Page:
Albert Bandura's Social Learning Theory, which is also referred to as Observational Learning, is the idea that people had the ability to learn information and behaviors by watching others. Bandura discovered that there were three basic models of observational learning: a live model, where an individual demonstrates or acts out a behavior, a verbal instructional model, which involves descriptions and explanations of behavior, and a symbolic model, which occurs when behaviors are displayed by characters in books or films. .
Perhaps the most influential theory of learning and development, social learning is effective and successful through attention, retention, reproduction, and motivation. Attention requires the learner to be focused, as distractions can negatively affect observational learning. Retention is a crucial component because the learner must be able to store information. Extracting the information and being able to act on it is equally important. Next comes reproduction where the learner must perform the learned behavior. The more the behavior is practiced the more it will improve. Lastly, one must be motivated to imitate the modeled behavior. .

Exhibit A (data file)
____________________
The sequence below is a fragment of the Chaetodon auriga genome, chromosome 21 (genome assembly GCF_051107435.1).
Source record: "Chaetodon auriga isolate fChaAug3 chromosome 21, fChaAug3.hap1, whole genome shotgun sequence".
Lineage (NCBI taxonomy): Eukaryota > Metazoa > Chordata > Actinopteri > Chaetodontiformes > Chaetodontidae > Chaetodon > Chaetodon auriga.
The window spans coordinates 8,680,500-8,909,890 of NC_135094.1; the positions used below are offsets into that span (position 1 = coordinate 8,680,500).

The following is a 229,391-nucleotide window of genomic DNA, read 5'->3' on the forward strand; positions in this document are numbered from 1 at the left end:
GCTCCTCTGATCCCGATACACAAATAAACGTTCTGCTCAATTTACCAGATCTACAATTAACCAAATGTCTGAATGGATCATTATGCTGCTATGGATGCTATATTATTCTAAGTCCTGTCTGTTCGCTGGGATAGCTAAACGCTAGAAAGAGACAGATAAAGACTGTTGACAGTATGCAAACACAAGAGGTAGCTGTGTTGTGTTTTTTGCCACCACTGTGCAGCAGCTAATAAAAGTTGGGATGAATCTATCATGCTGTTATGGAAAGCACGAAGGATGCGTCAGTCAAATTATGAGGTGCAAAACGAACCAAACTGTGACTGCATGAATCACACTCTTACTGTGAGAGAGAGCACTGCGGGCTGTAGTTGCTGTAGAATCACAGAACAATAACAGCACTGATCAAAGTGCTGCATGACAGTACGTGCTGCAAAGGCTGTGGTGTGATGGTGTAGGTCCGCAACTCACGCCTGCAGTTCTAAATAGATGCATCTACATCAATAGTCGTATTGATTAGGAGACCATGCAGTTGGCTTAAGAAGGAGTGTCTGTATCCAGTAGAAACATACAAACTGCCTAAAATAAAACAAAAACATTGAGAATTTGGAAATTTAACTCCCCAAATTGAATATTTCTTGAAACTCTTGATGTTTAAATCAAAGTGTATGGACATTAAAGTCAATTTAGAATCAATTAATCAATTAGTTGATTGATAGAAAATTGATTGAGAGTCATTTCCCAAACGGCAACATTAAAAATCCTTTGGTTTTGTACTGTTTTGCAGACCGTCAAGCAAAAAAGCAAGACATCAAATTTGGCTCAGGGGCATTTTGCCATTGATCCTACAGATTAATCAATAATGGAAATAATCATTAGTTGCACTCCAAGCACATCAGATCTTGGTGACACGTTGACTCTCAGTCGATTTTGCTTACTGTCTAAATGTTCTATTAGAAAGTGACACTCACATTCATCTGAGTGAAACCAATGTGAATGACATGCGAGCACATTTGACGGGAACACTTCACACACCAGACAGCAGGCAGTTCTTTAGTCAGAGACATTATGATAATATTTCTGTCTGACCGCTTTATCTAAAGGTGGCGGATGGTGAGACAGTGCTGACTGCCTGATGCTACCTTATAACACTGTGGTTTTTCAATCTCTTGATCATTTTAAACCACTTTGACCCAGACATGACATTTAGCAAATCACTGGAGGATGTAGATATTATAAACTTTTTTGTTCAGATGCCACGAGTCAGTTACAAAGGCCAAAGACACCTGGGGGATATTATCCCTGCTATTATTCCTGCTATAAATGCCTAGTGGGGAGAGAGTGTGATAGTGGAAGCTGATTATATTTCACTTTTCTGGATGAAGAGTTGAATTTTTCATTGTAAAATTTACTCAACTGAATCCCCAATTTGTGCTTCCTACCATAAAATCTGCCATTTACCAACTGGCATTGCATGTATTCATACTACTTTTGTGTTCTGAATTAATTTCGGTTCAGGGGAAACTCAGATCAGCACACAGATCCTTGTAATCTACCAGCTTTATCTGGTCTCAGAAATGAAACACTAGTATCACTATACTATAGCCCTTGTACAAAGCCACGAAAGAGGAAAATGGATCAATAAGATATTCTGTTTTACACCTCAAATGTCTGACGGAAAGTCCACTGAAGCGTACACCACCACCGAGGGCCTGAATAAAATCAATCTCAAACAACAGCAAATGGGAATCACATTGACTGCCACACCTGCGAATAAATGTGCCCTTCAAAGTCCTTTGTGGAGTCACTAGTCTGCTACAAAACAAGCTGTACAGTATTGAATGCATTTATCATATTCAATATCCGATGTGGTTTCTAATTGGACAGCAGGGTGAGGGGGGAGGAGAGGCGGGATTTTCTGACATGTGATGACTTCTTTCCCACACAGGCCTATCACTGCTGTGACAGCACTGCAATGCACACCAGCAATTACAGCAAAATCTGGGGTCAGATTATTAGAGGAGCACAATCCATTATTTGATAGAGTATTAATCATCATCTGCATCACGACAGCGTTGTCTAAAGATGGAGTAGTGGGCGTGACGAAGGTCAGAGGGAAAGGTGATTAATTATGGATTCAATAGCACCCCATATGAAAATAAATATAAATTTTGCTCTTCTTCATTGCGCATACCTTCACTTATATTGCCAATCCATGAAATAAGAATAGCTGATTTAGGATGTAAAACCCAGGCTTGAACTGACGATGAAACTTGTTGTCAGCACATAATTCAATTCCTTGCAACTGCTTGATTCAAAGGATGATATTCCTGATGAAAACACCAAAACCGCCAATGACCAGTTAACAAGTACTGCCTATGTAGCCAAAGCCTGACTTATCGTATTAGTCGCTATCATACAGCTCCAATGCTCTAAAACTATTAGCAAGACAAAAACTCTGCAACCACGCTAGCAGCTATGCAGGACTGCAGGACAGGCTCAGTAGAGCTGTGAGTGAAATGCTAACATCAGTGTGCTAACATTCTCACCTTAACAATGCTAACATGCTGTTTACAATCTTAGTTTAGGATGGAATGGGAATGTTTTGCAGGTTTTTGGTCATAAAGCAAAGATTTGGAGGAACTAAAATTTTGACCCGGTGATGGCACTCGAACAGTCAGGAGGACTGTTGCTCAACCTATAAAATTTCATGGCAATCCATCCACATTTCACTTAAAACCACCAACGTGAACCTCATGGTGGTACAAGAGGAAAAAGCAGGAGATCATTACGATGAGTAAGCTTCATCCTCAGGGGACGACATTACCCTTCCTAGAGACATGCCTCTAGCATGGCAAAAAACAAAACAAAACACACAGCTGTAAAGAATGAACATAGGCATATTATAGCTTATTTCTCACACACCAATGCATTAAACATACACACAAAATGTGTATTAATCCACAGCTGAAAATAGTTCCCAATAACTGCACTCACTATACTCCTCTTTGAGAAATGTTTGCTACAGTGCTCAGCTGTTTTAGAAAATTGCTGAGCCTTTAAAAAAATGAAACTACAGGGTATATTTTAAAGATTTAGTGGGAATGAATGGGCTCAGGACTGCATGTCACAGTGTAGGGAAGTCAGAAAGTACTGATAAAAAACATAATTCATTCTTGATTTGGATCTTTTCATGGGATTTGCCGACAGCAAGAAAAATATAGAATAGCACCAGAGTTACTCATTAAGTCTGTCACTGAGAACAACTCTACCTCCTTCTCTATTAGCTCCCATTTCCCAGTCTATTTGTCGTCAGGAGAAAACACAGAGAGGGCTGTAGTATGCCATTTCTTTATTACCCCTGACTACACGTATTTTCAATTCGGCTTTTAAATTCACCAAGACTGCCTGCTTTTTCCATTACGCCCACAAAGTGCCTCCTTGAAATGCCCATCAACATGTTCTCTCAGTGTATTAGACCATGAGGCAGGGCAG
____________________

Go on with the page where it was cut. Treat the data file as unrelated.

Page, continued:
Reinforcement plays a vital role in motivation. Experiencing motivators and observing others experience some form of reinforcement can be very effective. Reinforcement can be external or internal and positive or negative. Children experience external reinforcement when they seek approval from others and internal reinforcement when they feel happy about being approved of. Because they desire approval, children will behave in ways that will earn approval. Role models respond to imitated behaviors with either reinforcement or punishment. When a behavior leads to rewarding consequences, a child will continue to perform that behavior thereby making it reinforced. .
Observational learning relies on a strong role model who can demonstrate a preferred attitude or behavior.